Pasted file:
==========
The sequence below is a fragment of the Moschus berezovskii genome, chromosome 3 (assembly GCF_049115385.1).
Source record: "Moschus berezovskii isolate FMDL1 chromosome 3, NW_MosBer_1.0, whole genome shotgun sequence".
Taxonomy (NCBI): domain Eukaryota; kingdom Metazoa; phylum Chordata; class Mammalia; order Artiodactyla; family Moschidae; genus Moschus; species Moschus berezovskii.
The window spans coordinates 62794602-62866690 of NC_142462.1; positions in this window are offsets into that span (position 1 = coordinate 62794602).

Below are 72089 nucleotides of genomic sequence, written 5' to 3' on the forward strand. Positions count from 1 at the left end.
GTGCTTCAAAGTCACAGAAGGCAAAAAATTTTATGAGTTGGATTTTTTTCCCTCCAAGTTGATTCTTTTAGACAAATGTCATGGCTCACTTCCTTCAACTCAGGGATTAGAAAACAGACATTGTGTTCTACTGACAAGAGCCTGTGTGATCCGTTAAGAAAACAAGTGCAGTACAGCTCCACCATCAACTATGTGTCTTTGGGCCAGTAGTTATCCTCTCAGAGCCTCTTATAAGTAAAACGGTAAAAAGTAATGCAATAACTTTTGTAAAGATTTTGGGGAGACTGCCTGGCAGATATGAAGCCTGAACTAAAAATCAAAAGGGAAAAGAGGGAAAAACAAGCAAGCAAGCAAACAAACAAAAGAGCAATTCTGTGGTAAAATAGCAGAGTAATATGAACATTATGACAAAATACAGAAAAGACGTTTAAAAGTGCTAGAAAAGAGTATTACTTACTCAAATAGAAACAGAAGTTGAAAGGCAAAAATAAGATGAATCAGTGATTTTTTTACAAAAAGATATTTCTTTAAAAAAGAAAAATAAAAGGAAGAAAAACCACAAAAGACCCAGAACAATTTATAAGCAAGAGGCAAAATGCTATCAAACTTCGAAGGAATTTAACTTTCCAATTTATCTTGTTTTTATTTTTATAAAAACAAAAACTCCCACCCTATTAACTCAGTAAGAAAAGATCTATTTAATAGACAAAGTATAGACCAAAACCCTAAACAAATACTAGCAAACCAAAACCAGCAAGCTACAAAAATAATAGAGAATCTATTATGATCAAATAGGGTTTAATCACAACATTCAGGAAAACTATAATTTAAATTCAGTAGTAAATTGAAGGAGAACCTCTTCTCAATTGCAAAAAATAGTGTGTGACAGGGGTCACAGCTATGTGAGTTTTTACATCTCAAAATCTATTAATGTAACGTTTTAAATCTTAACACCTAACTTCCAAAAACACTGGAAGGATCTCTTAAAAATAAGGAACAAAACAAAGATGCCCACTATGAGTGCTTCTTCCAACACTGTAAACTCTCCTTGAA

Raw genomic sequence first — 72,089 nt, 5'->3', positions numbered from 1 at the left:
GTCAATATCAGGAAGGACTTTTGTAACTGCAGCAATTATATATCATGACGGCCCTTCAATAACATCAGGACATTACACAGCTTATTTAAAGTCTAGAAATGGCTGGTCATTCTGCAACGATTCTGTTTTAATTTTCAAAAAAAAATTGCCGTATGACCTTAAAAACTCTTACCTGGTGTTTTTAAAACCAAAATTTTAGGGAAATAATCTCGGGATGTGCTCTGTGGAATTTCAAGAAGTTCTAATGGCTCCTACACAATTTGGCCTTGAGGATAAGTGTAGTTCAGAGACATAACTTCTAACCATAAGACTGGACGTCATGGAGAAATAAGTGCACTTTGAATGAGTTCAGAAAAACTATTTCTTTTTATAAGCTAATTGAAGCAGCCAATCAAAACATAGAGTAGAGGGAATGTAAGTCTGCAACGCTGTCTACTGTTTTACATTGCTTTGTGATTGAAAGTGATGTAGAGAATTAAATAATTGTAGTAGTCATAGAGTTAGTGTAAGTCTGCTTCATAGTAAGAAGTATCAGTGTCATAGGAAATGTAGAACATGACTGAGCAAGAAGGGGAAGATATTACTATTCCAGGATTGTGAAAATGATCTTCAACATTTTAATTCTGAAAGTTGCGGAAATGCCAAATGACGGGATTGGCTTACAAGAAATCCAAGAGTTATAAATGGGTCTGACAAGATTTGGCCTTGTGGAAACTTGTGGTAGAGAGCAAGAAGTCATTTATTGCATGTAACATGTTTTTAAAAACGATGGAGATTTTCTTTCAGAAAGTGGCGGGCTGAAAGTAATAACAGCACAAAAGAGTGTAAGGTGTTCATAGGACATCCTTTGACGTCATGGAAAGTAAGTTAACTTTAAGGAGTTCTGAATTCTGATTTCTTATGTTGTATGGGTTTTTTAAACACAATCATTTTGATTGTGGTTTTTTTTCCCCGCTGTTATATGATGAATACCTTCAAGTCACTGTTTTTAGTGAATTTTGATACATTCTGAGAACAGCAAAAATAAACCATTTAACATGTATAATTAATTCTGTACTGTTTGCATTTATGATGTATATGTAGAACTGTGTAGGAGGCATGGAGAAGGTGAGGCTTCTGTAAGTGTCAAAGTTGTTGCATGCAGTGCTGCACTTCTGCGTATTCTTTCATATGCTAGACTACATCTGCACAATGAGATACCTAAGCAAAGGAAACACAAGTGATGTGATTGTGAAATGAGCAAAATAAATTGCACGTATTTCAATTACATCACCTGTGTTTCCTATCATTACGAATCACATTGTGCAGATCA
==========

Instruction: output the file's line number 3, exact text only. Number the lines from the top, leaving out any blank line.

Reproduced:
Taxonomy (NCBI): domain Eukaryota; kingdom Metazoa; phylum Chordata; class Mammalia; order Artiodactyla; family Moschidae; genus Moschus; species Moschus berezovskii.